The Gentle Art of Swedish Death Cleaning - 4 Stars. This book was written by a sweet, Swedish old woman. While I haven’t reached a point in my life where death cleaning would be necessary, it is a still a fun book that presents a new perspective on clearing clutter. While she may throw an inadvertent dig towards my side hustle (professional organizing) it is still a really great short read.
One Click - 2 Stars. I had mixed feelings about Jeff Bezos before I read this book about Amazon, and I still have them even though I have finished it. If the rise of Amazon intrigues you, you’d probably like this book, if not - skip it.
The Highly Sensitive Person - 2 Stars. When I discovered the idea of HSPs, I immediately knew that I fit the bill. I watched a bunch of videos about it though, so I suspect that by the time I got to the book, I knew about most of what is out there for HSPs. Thus, I did not find the book very fascinating. But if you think you might be an HSP, read the book and find out!
The Confidence Code - 4 Stars. I read this book because it was recommended by Julia Engel and I absolutely adore her. It discusses the confidence gap between men and women, and actions that women can take to break through what is holding them back. It was a great combination of science and personal development.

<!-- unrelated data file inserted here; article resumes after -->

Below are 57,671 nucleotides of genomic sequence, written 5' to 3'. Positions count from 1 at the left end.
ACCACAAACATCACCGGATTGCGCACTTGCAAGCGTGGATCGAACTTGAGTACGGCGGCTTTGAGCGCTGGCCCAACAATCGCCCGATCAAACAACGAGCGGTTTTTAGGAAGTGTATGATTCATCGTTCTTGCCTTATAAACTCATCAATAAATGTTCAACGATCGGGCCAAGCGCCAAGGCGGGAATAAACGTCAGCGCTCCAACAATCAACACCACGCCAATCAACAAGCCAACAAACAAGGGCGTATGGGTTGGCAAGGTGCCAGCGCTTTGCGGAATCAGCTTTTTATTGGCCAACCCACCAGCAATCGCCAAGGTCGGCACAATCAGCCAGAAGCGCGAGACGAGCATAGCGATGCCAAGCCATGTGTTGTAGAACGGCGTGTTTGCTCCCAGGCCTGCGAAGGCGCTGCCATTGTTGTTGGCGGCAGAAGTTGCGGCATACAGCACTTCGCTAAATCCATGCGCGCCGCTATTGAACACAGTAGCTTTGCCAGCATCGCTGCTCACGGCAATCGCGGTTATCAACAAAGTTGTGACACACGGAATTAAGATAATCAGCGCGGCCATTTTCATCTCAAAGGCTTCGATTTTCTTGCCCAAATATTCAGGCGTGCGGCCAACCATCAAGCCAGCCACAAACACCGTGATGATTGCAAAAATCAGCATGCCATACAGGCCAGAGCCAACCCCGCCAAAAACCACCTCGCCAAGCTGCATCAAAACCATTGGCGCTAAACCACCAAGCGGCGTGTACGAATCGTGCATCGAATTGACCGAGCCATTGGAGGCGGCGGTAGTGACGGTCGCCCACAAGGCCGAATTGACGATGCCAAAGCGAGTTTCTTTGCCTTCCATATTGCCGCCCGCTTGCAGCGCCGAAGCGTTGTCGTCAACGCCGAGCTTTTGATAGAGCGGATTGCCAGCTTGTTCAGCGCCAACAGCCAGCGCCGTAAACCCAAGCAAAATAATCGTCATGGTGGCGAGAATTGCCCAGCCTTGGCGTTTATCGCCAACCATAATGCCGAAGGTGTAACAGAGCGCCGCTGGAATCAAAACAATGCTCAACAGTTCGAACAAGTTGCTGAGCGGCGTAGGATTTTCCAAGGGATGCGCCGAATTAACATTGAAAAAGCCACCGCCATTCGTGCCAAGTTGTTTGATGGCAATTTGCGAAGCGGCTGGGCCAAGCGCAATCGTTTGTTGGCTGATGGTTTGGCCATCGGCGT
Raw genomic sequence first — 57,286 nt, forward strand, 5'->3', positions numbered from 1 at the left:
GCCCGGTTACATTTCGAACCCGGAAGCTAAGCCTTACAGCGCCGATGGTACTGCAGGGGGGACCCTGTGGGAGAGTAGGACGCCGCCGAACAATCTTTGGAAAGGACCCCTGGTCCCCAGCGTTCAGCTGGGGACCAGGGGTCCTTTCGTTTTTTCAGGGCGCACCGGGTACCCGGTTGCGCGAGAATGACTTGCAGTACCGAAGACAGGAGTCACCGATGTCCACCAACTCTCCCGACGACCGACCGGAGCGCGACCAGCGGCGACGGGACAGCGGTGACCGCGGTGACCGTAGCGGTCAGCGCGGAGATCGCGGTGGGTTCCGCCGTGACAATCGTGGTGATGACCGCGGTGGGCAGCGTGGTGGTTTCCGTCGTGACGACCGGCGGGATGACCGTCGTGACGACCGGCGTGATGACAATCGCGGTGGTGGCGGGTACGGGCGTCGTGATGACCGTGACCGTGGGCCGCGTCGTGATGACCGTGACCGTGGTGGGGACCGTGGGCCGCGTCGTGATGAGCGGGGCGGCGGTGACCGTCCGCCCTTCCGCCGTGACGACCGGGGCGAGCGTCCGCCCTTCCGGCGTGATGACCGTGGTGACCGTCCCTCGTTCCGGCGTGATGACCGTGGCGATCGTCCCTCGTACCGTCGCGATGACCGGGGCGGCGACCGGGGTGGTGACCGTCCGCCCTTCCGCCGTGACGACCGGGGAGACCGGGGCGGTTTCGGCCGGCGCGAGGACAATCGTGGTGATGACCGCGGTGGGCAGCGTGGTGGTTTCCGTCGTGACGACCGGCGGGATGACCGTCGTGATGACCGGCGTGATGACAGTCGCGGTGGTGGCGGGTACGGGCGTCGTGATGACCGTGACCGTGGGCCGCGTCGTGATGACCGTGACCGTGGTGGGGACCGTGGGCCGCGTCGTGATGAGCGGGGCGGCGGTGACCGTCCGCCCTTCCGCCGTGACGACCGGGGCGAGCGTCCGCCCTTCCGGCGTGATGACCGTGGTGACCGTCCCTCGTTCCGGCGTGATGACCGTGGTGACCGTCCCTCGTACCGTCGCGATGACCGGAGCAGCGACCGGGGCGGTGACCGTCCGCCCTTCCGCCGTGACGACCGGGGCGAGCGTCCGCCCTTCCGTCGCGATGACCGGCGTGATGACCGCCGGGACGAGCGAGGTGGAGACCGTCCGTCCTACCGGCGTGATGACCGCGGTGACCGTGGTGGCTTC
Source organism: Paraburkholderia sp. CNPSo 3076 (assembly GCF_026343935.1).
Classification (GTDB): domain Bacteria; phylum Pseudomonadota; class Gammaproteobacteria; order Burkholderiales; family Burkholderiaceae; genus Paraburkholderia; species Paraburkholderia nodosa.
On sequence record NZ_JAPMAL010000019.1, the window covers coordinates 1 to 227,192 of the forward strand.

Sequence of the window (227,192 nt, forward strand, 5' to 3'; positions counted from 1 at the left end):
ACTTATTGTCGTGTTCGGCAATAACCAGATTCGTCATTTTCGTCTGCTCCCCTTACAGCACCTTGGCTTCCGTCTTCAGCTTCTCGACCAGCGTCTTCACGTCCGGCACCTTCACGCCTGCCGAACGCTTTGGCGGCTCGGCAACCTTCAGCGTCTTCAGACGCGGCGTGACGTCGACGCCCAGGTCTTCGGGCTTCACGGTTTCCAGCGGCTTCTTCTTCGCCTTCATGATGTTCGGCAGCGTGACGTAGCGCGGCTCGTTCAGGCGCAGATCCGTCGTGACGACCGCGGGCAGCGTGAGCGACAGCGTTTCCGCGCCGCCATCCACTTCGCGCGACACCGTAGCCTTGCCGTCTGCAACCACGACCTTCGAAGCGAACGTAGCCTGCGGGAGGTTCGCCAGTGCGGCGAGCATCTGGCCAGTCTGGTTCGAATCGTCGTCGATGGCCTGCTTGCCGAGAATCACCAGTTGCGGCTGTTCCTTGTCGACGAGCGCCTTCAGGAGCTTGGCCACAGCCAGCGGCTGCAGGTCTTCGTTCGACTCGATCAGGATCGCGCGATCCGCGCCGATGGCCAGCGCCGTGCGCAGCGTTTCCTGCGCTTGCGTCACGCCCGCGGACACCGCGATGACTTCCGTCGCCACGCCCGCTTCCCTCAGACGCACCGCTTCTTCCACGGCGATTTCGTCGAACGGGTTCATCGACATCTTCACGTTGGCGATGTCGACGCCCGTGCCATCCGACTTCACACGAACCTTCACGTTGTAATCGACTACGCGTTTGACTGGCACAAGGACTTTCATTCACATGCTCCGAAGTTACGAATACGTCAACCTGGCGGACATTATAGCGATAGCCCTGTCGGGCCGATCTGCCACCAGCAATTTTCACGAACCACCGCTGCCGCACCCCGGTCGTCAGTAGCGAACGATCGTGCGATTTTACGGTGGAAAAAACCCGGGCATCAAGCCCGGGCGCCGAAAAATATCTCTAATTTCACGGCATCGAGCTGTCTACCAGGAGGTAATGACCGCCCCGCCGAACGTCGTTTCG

Let’s Explore Diabetes with Owls - 2 Stars. I read David Sedaris because, well, I have heard so much about David Sedaris. And now that I’ve read him, I can say I probably won’t read him again. I may read one more of his books and to give him another chance but I didn’t find Let’s Explore Diabetes with Owls (which doesn’t really have that much about diabetes or owls) very interesting or funny.